Kate Sinding is a senior attorney in NRDC's New York Urban Program. This article was adapted from a post to the NRDC blog Switchboard. Sinding contributed this article to LiveScience's Expert Voices: Op-Ed & Insights.
Recently, NRDC learned that regional staff at the U.S. Environmental Protection Agency (EPA) produced an internal presentation indicating methane was released during natural gas drilling and "fracking" operations in Dimock, Pa. — resulting in "significant" and possibly long-term damage to the water quality of a drinking-water source for 19 families.
That finding emerged in a ground-breaking story by Neela Banerjee on July 27 in the Los Angeles Times, which reported that internal EPA documents detailing local methane contamination were presented to the highest levels of regional agency staff in the spring of 2012. Yet EPA closed its investigation of contaminated drinking water supplies in Dimock just a few months later, declaring that it was no longer necessary for residents to be provided with alternative, safe, drinking-water supplies. As a result of that conclusion, mainstream press have widely reported that EPA has found the water in Dimock "safe" to drink.
What's more troubling is that the internal EPA report suggests the agency effectively declared Dimock residents' drinking-water safe despite concerns among EPA consultants and staff that the aquifer had been contaminated by high levels of methane from the Marcellus Shale, resulting in "significant damage to the water quality."
So, why would EPA decide to terminate its fracking investigation in Dimock without making public any analysis of the supporting data, while keeping internal dissenting views a secret? And why — a year later — hasn't EPA investigated those views further to determine the true level of risk?
Troubling trend at EPA
Unfortunately, what appears to have happened in Dimock is just the latest in a larger, troubling trend in which EPA has failed to act on science studies from controversial fracking cases across the country. Instead, the agency appears to be systematically pulling back from its high-profile fracking investigations.
First, in March 2012 — without explanation — EPA abruptly withdrew an emergency order it had issued two years earlier against Range Resources Corporation after the agency found nearby natural-gas production operations from the company had likely caused methane and toxic-chemical contamination in Parker County, Texas drinking water supplies. The order had required Range Resources to provide families with alternative water supplies, install explosivity meters in homes, and remediate the aquifer. But, NRDC has no evidence the company ever fully completed these or other requirements of the order. Still, EPA withdrew the emergency order. In fact, reports indicate the water in Parker County remains contaminated and a health threat, and the EPA Inspector General is investigating the matter. Additionally, on January 16, Ramit Plushnick-Masti of the Associated Press (AP) reportedthat a leaked, confidential report proved EPA had scientific evidence against Range Resources, but changed course after the company threatened not to cooperate with the agency's ongoing national study of fracking. AP also reported that interviews with the company confirmed this. When asked to explain its actions, EPA's silence has been deafening.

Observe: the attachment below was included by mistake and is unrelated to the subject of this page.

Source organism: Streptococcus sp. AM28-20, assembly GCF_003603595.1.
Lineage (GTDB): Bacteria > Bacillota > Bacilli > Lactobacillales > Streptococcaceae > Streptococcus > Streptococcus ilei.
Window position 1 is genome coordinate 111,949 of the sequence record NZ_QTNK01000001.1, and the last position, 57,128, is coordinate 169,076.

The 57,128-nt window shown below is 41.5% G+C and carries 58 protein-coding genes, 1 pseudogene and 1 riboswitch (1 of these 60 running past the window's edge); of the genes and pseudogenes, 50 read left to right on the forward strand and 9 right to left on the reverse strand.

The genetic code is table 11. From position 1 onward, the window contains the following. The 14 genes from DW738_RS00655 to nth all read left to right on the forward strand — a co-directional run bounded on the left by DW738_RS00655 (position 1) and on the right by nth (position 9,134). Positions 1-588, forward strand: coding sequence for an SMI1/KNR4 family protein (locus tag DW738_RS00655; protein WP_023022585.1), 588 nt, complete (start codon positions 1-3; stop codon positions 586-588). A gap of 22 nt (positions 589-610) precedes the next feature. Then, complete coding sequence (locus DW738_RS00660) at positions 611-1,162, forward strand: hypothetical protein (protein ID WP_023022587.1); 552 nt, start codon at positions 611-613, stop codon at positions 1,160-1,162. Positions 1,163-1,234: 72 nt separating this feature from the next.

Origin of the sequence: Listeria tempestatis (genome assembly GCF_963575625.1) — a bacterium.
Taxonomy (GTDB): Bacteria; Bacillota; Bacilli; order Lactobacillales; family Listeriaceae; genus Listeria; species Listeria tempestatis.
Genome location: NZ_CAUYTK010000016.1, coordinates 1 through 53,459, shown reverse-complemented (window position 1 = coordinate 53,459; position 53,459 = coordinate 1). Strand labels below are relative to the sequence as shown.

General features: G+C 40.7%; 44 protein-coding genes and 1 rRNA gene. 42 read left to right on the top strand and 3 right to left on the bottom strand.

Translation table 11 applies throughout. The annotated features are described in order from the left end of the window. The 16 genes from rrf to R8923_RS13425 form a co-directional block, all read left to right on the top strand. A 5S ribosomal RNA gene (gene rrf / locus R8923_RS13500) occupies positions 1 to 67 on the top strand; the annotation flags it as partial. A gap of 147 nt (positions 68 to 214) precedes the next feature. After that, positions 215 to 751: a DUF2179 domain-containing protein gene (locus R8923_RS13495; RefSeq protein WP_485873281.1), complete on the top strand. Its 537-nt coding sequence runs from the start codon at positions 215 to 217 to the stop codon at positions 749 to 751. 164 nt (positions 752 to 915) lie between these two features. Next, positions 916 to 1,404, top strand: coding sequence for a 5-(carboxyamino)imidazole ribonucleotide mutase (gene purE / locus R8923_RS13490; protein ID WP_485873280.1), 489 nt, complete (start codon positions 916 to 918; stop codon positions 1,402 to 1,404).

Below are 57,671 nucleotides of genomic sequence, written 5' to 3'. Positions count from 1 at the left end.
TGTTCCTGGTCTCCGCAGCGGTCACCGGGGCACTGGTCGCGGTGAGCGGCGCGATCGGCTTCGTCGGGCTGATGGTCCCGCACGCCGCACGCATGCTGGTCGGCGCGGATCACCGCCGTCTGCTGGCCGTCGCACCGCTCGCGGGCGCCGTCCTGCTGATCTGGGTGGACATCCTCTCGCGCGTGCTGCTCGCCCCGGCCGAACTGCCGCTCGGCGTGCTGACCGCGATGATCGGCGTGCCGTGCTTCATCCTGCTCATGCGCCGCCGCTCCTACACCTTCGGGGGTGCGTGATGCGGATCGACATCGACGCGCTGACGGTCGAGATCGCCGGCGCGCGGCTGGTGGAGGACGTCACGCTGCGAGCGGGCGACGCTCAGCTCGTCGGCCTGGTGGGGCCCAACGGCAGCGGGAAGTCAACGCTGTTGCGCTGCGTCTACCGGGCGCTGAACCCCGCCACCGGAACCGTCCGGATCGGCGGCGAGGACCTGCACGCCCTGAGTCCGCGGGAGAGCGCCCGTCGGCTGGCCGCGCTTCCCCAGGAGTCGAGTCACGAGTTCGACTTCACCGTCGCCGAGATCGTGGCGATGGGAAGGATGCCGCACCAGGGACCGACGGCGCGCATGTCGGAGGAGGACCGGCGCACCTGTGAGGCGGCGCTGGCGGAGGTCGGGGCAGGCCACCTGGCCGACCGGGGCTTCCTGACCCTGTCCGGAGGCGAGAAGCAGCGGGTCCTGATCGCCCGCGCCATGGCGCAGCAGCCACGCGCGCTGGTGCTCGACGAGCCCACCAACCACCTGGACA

Then, in late June 2013, EPA made an equally abrupt and unexplained announcement that it was abandoning an investigation into a high-profile drinking-water contamination case in Pavillion, Wyoming. That report generated fierce pushback from the oil and gas industry. Even though the U.S. Geological Survey released its own data in 2012 that backed up EPA's findings, without any meaningful explanation, the agency abruptly announced that it would not finalize its report and instead would leave matters in the hands of Wyoming regulators.
EPA's recent spate of gas-drilling investigation pullbacks calls into serious question the agency's commitment to conducting an impartial, comprehensive assessment of the risks fracking presents to drinking water — a first-of-its-kind study that is now in its fourth year, with initial results now promised in 2014 (the EPA recently announced that it had delayed the expected final date of this study by two years).
EPA has said that there is no connection between dropping its investigations in Dimock, Pavillion and Parker County, and that it remains committed to the national study. But if EPA is really committed to understanding fracking risks to drinking water, then it doesn't make sense that the agency would drop the investigations in three cases where they have been collecting substantial data. By abandoning those inquiries and leaving them in the hands of state regulators — who in each case have shown they are not up to the task — EPA is walking away from important scientific information and analysis.
The federal government has a responsibility to protect citizens in communities that are suffering consequences from fracking, and to give them the full facts. It owes the American people a full and fair investigation of every case that can help to answer some of the vexing scientific questions as to whether — and if so, how — fracking and related activities contaminate drinking water.
Sadly, EPA's recent pattern of activity suggests neither has been happening. The EPA needs to level with the American people and assure us that we can trust the agency to keep our water safe.
This article was adapted from the post Why Would EPA Hide Info on Fracking & Water Contamination in Dimock? on the NRDC blog Switchboard. The views expressed are those of the author and do not necessarily reflect the views of the publisher. This article was originally published on LiveScience.com.